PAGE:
By on March 6, 2018

2017 Chevrolet Bolt - Image: Chevrolet

Stop thinking about roadsters. To the best of our knowledge, General Motors has no plans to enter the burgeoning electric sports car market, and we pray it wouldn’t be a front-drive model if it did.

No, the two-seater Chevrolet Bolt we speak of remains pretty much unchanged when viewed from the outside. Inside, however, there’s plenty of space to stretch out behind the front seats, as those are the only seats you’ll find.

As discovered by Bozi Tatarevic, who claims he isn’t a private investigator, and published by Jalopnik, documents filed by GM to the National Highway Traffic Safety Administration show there will indeed be a two-seater Bolt. Stripped of its rear bench and associated rear safety equipment, the model joins other fleet-friendly vehicles in the automaker’s lineup. Deliveries begin later this year.

While the automaker confirms the creation of a commercial Bolt variant, there’s no information available about the model’s price, or whether there’s any changes to the powertrain. It’s hard imagining GM would tinker with the model’s battery for such an application, though. Expect roughly 238 miles of range. According to ChevyBolt.org, the Bolt variant comes with poverty-spec 16-inch steel wheels, though buyers can order the Comfort and Convenience Package and Driver Confidence Package should they desire a more civilized experience behind the wheel.

The cargo edition Bolt’s Gross Vehicle Weight Rating spans the range between 4,001 and 5,000 pounds, but it likely won’t hold much more tonnage than its five-passenger sibling. A handful of pounds, maybe — replacing the missing seat’s weight.

Besides creating a new market for Bolt sales, the move gives small companies, franchisees, and startups that sometimes transport smaller amounts of goods as part of their operation an easy way to greenwash their business. Imaging the PR boost for a caterer or “nerds on wheels” company with this in its fleet. (Tesla, which doesn’t offer commercial vehicles of its own, surely won’t like the boosted Bolt delivery numbers.)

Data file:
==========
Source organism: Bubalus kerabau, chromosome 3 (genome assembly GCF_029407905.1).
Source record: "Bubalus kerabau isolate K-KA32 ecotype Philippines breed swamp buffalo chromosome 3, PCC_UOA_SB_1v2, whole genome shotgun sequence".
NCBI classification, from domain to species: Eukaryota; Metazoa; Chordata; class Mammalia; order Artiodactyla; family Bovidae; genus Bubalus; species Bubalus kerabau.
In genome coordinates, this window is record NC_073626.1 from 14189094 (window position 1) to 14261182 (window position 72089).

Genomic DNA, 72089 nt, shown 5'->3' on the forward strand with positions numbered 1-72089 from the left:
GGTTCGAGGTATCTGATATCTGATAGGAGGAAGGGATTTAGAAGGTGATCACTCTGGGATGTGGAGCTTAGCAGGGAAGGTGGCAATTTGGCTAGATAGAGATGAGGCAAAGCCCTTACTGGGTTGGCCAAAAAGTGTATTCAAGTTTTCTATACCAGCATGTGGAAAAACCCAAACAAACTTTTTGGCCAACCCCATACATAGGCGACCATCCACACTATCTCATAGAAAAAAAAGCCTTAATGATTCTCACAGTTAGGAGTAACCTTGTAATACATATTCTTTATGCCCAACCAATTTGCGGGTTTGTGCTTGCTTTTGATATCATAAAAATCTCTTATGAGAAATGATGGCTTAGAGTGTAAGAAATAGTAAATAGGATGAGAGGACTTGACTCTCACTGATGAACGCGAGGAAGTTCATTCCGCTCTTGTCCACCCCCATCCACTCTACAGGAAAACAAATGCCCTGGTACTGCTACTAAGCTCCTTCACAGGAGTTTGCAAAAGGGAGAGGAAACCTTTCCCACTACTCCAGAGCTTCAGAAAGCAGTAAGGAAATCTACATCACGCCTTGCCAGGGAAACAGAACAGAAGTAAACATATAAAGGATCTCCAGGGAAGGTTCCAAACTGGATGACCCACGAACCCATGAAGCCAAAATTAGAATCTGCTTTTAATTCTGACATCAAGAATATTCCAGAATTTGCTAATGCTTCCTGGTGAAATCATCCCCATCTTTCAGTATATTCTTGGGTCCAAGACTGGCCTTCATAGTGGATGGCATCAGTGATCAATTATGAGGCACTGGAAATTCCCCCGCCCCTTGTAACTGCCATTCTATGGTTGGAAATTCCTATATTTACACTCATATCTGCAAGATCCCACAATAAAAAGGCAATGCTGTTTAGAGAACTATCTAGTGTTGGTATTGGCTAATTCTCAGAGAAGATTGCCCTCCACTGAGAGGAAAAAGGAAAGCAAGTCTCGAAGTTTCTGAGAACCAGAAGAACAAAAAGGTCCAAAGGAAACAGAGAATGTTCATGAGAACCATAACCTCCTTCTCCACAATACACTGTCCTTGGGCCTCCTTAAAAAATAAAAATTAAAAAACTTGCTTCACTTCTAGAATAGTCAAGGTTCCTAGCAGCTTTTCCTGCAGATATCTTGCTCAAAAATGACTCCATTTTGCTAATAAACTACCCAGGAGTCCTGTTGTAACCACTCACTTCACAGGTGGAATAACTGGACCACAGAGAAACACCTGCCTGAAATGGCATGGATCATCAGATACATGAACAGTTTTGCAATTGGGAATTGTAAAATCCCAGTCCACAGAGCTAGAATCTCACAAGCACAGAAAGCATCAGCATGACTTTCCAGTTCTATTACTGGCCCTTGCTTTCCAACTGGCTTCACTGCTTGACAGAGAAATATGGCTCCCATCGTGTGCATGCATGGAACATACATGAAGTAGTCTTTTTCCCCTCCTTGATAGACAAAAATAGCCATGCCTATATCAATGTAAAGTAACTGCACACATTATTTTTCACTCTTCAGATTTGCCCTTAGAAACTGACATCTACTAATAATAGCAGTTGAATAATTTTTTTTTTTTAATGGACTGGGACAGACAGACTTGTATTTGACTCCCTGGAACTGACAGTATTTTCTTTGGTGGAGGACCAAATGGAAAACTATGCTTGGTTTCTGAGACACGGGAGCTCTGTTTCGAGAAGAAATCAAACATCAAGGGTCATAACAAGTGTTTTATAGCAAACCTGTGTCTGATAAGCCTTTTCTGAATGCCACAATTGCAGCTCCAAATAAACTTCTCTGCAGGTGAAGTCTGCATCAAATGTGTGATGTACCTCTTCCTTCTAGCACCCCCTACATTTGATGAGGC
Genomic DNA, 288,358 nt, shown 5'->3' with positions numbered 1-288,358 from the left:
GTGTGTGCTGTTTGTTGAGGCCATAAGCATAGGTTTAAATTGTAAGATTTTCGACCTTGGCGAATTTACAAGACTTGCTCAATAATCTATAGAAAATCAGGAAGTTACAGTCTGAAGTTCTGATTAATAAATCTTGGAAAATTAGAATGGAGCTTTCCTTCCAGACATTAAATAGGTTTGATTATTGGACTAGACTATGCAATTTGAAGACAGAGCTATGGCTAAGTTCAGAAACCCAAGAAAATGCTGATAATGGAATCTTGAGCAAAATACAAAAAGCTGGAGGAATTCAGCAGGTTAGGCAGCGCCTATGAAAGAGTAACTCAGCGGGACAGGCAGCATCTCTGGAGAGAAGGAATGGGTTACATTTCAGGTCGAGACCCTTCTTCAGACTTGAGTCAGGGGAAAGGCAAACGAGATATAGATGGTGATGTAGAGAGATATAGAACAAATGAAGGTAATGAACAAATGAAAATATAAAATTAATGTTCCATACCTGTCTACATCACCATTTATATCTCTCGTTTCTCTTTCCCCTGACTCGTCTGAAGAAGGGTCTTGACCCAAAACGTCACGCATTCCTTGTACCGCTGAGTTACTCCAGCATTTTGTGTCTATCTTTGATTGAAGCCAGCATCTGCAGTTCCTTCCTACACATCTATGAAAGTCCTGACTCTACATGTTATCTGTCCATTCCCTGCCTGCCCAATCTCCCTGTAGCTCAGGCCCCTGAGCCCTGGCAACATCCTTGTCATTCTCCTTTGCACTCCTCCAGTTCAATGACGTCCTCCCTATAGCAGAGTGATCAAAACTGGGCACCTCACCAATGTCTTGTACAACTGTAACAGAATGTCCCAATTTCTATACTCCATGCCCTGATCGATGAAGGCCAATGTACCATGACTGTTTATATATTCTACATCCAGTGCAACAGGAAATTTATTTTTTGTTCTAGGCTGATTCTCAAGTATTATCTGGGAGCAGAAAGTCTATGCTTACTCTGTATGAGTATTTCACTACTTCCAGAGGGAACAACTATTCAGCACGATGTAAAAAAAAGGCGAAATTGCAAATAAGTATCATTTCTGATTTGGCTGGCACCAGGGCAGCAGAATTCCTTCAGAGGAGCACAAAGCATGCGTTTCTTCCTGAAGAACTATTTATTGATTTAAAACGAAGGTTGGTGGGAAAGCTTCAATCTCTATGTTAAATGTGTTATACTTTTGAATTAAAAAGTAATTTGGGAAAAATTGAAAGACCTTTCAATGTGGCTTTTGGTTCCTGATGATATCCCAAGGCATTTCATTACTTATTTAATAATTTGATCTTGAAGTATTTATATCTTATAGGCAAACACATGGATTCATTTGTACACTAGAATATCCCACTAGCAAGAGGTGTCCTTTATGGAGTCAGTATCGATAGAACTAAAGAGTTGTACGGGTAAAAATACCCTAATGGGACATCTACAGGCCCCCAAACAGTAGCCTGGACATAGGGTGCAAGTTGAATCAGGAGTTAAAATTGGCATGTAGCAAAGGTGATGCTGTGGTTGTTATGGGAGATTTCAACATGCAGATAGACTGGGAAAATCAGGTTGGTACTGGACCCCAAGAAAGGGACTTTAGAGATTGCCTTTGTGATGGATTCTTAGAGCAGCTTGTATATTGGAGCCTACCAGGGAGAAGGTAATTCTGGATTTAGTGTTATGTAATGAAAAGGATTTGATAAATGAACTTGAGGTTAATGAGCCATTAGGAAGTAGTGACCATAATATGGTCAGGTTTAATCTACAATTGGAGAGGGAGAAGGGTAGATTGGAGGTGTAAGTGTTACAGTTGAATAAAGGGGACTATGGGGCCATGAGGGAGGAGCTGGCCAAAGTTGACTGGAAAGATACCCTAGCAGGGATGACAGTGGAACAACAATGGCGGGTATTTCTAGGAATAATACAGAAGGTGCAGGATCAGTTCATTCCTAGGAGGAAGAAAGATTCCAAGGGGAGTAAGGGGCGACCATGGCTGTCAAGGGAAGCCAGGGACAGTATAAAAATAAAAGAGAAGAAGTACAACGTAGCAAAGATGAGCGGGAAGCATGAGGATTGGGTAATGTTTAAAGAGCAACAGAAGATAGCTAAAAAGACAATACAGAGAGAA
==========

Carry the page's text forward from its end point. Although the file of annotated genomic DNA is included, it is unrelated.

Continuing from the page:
Since going on sale in December 2016 and expanding its reach across the U.S. last summer, some 26,477 Bolts have rolled off dealer lots in the United States. Now, if only GM would listen to this author’s idea for a dual-motor, El Camino-style Bolt variant.

[Image: General Motors]

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24 Comments on “Hot Two-seater Variant Is Just What the Chevrolet Bolt Needs...”


  • avatar
    PrincipalDan

    Sedan delivery? Eliminate the windows and mechanisms, next hipster RV trend!

    “Hey. Out here in nature, in this eco-friendly vehicle… making me frisky.”

  • avatar
    MrGreenMan

    I reject the initial premise; it’s time for GM to pull a Reatta again. EDIT: It would put them on the right side of history.

  • avatar
    MBella

    I always thought the cargo HHR was an excellent idea that GM screwed up by having the MSRP be higher than the normal version with a backseat and rear windows. Cargo hatchbacks are the perfect vehicles for many delivery businesses. I wish them luck here.

  • avatar
    SCE to AUX

    “…the move gives small companies, franchisees, and startups… an easy way to greenwash their business”

    Or – believe it or not – maybe they want to reduce their operating costs. And (this will amaze you) this is why the Tesla Semi has orders. It has little or nothing to do with ‘greenwashing’.

    • 0 avatar
      bunkie

      I agree. That comment reeked of political bias.

      I can think of many organization that would love the lower operating and maintenance costs of a practical small electric delivery vehicle, the USPS being at the top of that list.